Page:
Music therapy has been used for decades to help patients with a variety of ailments. Research over the years has shown that music has profound effects on the brain. For instance, there is evidence that music can help reduce chronic pain, and help stroke patients regain speech. Music therapy has also been found to be beneficial for Alzheimer’s patients. Researchers at University of British Columbia found that music therapy helps calm Alzheimer’s patients and reduces sleep and eating difficulties. The study measured the patients’ cortisol levels. High levels of cortisol are an indication of stress. They found that music therapy had calming effects almost equal to those of a tranquilizer. Follow-up studies are needed to rule out the possibility that the patients’ improvements were due to the attention they received, not the music, the researchers say.

Diet Matters
A decade-long study has shown that diet matters for Alzheimer’s prevention. The study revealed that those participants who most closely followed the MIND diet reduced their risk of Alzheimer’s disease by 53%. The MIND diet is a cross between the Mediterranean and DASH diets. It emphasizes ten foods to eat daily and five foods to avoid (see details in story on page 3). Study participants who tried but did not follow the diet perfectly still reduced their risk of getting Alzheimer’s, while those who followed the diet most consistently for the longest time derived the greatest benefit.

Vitamin D
In one study, researchers found a link between Vitamin D deficiency and Alzheimer’s. The 1,658 study participants, all over the age of 65 years, had their Vitamin D levels checked and followed up over several years. During the course of the study, 171 participants developed dementia and 102 developed Alzheimer’s. The results showed that those with low levels of vitamin D were 70% more likely to develop Alzheimer’s, and those who were severely deficient were 120% more likely to develop Alzheimer’s than the participants with no Vitamin D deficiency. Although the study does not prove that Vitamin D deficiency causes Alzheimer’s, it has provided direction for further studies on the effect of Vitamin D supplements and foods rich in Vitamin D. According to the Centers for Disease Control and Prevention (CDC), one-third of the U.S. population is deficient in Vitamin D. We get Vitamin D from the sun, as well as from eating eggs, milk, cheese and fatty fish.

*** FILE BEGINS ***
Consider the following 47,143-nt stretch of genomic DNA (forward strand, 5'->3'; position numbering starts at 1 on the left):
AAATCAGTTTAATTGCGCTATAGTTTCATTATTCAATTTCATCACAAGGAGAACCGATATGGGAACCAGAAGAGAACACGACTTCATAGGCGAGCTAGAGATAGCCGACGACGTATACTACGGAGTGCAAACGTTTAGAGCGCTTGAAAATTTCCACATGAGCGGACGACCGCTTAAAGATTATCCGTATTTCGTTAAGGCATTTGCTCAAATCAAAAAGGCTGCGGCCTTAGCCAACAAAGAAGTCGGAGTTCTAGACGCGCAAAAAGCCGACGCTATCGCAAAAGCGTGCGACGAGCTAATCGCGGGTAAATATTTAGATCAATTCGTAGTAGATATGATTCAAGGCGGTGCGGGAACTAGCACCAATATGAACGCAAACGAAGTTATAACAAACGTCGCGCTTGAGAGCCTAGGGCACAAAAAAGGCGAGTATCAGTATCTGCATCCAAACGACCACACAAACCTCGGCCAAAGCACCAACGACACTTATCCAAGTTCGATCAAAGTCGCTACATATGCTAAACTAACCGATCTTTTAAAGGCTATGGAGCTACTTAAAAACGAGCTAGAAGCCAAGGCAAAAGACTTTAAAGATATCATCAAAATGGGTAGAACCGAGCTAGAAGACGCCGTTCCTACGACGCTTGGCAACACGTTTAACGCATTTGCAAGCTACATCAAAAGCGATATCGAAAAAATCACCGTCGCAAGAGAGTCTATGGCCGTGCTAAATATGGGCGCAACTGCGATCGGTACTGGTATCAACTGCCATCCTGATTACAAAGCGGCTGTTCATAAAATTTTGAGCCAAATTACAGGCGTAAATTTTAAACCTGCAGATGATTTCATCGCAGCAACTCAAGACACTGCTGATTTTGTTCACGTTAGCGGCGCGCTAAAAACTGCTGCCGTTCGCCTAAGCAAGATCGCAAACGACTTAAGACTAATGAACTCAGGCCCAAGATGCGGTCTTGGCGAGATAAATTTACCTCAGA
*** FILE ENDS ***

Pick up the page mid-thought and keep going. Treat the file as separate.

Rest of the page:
Dairy does it
In a recent study conducted at the University of Kansas Medical Center, older healthy adults who drink milk were found to have higher levels of glutathione, a naturally-occurring antioxidant, in the brain. This finding is important because glutathione could help to prevent damage caused by oxidative stress. The researchers compare this damage to that caused by rust building up on a car for a long time. The study participants who came close to eating the recommended three servings of dairy per day had higher levels of glutathione. More studies are needed to determine the precise effect of milk consumption on the brain, the researchers say.

Australian researchers have come up with an ultrasound technology to clear the brain of amyloid plaques and neurofibrillary tangles that cause clumps in the brain, resulting in memory loss and a decline in cognitive function in Alzheimer’s patients. The study, done on mice, fully restored the memory function of 75% of the mice, and did not cause any damage to their brain tissue. The sound waves activate the brain’s microglial cells. Microglial cells are waste-removal cells, so once activated, they clear out the toxic clumps in the brain. The research team from the Queensland Brain Institute (QBI) at the University of Queensland will next test their results with higher animal models, such as sheep, before they begin their human trials, which they hope to begin in 2017.


The numbers are alarming! More than 26 million Americans suffer from Chronic Kidney Disease (CKD), a disease that causes kidney failure if left untreated.

When the filters fail

CKD is a condition in which the kidneys are damaged and can therefore not perform their blood-filtering function adequately. The waste that should have been filtered and passed on to your bladder for elimination now builds up in your blood. This can cause you problems such as high blood pressure, anemia, weak bones, and nerve damage. If your CKD continues untreated, you could suffer kidney failure. This means that your kidneys can no longer be relied on to filter your blood. Your risk for heart disease is also higher with uncontrolled CKD.

The grace period

Diabetes and high blood pressure are the main cause of CKD. Both of these conditions can damage the tiny, delicate filters in the kidneys and cause them not to function properly. This damage happens over the years, presenting us with a grace period; an opportunity to get it under control before the damage happens.

Keeping alert

Don’t allow kidney failure to take you by surprise. You may not have symptoms even when you have lost three-quarters of your kidney function. Talk to your healthcare provider about getting your kidney function tested. Also be aware of symptoms that could indicate poor kidney function, such as fatigue, trouble concentrating, loss of appetite, muscle cramps, swollen feet and ankles, and puffy eyes.

Two simple tests

Glomerular filtration rate (GFR) is a blood test that measures your level of kidney function based on the level of creatinine in your blood and other factors such as your age, race and gender.

A simple urine testdi checks for blood or albumin (a type of protein) in the urine, which can be early signs of kidney disease.

CKD Risk factors